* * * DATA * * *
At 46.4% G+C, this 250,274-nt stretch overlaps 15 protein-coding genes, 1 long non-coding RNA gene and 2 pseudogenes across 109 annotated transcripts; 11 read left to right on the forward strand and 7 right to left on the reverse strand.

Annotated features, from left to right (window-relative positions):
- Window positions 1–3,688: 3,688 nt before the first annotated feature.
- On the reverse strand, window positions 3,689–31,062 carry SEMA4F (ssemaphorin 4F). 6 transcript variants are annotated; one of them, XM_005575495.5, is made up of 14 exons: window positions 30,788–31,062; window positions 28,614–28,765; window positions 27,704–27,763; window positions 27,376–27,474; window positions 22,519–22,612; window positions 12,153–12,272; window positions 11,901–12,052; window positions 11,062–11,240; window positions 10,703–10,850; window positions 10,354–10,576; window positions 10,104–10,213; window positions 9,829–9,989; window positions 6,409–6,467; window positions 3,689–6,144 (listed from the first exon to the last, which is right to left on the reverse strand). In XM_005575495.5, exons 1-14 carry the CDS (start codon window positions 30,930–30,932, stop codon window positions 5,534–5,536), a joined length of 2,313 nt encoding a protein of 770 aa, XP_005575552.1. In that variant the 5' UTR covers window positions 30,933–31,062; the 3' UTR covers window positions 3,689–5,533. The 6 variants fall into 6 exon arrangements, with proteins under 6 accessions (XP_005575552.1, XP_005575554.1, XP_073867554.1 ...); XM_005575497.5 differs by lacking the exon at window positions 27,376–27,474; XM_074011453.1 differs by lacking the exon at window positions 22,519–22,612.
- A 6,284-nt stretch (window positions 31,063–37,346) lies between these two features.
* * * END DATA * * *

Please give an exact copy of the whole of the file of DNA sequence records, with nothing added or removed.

At 46.4% G+C, this 250,274-nt stretch overlaps 15 protein-coding genes, 1 long non-coding RNA gene and 2 pseudogenes across 109 annotated transcripts; 11 read left to right on the forward strand and 7 right to left on the reverse strand.

Annotated features, from left to right (window-relative positions):
- Window positions 1–3,688: 3,688 nt before the first annotated feature.
- On the reverse strand, window positions 3,689–31,062 carry SEMA4F (ssemaphorin 4F). 6 transcript variants are annotated; one of them, XM_005575495.5, is made up of 14 exons: window positions 30,788–31,062; window positions 28,614–28,765; window positions 27,704–27,763; window positions 27,376–27,474; window positions 22,519–22,612; window positions 12,153–12,272; window positions 11,901–12,052; window positions 11,062–11,240; window positions 10,703–10,850; window positions 10,354–10,576; window positions 10,104–10,213; window positions 9,829–9,989; window positions 6,409–6,467; window positions 3,689–6,144 (listed from the first exon to the last, which is right to left on the reverse strand). In XM_005575495.5, exons 1-14 carry the CDS (start codon window positions 30,930–30,932, stop codon window positions 5,534–5,536), a joined length of 2,313 nt encoding a protein of 770 aa, XP_005575552.1. In that variant the 5' UTR covers window positions 30,933–31,062; the 3' UTR covers window positions 3,689–5,533. The 6 variants fall into 6 exon arrangements, with proteins under 6 accessions (XP_005575552.1, XP_005575554.1, XP_073867554.1 ...); XM_005575497.5 differs by lacking the exon at window positions 27,376–27,474; XM_074011453.1 differs by lacking the exon at window positions 22,519–22,612.
- A 6,284-nt stretch (window positions 31,063–37,346) lies between these two features.